In Georgia, teachers’ retirement benefits through the TRS (Teachers Retirement System) are not divisible by law. Divorce decrees have no impact on your TRS account, and the TRS is not subject to Qualified Domestic Relation Orders, or QDROs. TRS funds are also exempt from levy, garnishment, or catchment, and a member of the TRS cannot assign his or her benefits, according to law (Georgia Law – O.C.G.A § 47-3-28).
If a member agrees to a division, it must be handled privately after payment is made to him or her by the Teachers Retirement System. In order for this division to happen, the parties involved would need to offset the funds from the TRS using other assets. This would typically involve a CDFA, CPA, or other financial professional that has knowledge of how property division works.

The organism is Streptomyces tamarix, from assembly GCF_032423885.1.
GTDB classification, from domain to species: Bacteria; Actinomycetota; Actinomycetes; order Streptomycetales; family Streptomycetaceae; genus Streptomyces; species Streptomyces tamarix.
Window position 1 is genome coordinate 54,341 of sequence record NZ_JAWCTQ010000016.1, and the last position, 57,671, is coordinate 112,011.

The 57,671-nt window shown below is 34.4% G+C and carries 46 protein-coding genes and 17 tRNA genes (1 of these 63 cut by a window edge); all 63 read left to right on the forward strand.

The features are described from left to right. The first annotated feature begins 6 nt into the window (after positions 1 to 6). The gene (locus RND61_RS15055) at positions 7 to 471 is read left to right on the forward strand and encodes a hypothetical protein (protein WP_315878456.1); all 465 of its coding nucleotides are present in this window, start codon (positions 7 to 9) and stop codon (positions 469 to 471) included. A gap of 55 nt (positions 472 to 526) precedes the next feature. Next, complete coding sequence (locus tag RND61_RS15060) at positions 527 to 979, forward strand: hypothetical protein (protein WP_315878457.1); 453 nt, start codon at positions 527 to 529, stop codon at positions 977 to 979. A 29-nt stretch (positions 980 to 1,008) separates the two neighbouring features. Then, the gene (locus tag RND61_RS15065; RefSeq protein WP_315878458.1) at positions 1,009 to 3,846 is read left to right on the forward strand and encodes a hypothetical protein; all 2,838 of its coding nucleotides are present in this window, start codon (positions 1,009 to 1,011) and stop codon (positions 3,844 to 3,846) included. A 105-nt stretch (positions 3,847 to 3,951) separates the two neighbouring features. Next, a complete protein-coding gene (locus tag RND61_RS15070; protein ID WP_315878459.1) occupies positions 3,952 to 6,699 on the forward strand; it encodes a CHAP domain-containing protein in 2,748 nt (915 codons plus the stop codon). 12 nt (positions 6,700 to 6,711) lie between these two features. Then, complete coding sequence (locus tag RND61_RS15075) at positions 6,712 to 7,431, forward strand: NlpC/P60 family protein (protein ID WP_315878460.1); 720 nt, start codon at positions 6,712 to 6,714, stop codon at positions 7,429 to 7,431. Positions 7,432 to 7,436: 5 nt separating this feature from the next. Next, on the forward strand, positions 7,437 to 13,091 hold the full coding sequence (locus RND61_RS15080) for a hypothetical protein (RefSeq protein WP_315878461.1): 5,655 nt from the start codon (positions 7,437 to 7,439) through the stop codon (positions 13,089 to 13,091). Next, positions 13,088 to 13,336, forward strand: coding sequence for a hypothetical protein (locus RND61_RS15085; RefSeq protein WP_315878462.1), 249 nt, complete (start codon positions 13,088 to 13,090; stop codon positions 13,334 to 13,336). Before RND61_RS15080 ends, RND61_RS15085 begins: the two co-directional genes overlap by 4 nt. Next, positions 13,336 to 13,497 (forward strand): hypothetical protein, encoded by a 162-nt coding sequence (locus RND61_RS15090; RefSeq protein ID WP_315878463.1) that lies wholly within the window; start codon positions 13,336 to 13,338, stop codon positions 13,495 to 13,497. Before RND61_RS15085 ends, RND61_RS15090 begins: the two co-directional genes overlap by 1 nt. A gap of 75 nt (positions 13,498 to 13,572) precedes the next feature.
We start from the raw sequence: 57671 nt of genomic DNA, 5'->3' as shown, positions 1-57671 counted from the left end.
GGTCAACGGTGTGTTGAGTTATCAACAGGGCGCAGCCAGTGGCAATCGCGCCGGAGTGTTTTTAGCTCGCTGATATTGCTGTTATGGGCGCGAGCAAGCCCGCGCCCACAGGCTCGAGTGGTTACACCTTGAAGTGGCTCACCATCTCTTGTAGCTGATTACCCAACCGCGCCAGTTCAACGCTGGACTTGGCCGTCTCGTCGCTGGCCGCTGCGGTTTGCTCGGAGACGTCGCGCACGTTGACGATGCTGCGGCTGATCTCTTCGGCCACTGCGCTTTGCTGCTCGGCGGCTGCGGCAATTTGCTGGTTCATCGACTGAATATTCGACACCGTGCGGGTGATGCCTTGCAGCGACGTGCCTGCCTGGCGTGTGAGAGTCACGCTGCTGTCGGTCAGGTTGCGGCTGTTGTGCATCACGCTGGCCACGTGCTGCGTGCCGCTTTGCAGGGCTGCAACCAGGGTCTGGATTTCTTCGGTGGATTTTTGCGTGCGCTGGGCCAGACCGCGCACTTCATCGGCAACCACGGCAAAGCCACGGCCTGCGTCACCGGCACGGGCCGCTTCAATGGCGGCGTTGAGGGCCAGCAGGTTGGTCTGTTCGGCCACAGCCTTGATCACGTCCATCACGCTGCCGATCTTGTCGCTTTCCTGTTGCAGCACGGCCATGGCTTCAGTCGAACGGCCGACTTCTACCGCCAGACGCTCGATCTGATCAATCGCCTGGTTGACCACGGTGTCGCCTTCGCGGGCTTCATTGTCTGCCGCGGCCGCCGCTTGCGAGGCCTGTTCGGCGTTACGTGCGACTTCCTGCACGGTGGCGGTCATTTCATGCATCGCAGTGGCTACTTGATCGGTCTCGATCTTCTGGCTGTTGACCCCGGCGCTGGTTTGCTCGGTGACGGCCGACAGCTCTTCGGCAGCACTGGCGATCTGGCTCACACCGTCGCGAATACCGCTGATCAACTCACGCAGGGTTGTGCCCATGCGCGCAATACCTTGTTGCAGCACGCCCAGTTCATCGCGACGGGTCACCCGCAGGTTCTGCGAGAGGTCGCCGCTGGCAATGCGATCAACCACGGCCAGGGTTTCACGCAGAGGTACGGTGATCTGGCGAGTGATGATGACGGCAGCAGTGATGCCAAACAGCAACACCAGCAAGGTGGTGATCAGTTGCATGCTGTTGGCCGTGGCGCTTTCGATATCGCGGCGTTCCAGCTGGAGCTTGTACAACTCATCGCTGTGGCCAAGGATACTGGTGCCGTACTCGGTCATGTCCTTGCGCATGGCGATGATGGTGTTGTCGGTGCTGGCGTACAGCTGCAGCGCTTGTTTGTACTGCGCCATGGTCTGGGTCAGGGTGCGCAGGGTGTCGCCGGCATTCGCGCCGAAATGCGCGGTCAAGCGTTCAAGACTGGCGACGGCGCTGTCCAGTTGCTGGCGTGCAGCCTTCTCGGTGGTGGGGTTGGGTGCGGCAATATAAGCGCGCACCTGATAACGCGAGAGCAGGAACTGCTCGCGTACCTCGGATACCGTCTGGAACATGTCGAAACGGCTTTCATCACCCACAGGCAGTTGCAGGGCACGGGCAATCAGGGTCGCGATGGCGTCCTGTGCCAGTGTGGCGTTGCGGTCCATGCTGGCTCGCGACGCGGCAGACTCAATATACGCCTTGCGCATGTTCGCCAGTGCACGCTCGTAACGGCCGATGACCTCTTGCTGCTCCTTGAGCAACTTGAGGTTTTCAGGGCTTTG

An example of this division can be found in the case of a husband who was set to receive a $750 monthly benefit from a private pension before he became a teacher. Once he became a teacher, he would receive an additional $250 from the TRS, totaling $1,000 in funds from two pensions. This husband would not be able to assign 50% of the $1000 but could assign the amount of the $750, because it was with a private company.
Other plans, such as a 401k, 403b, profit sharing, and money-purchased pension plans are divisible with a QDRO, as these are considered qualified plans. An IRA, though still protected, does not require a QDRO, as it is considered non-qualified plans.
If you are a teacher in the midst of a divorce in Georgia, your beneficiary information on file with the TRS may need to be updated.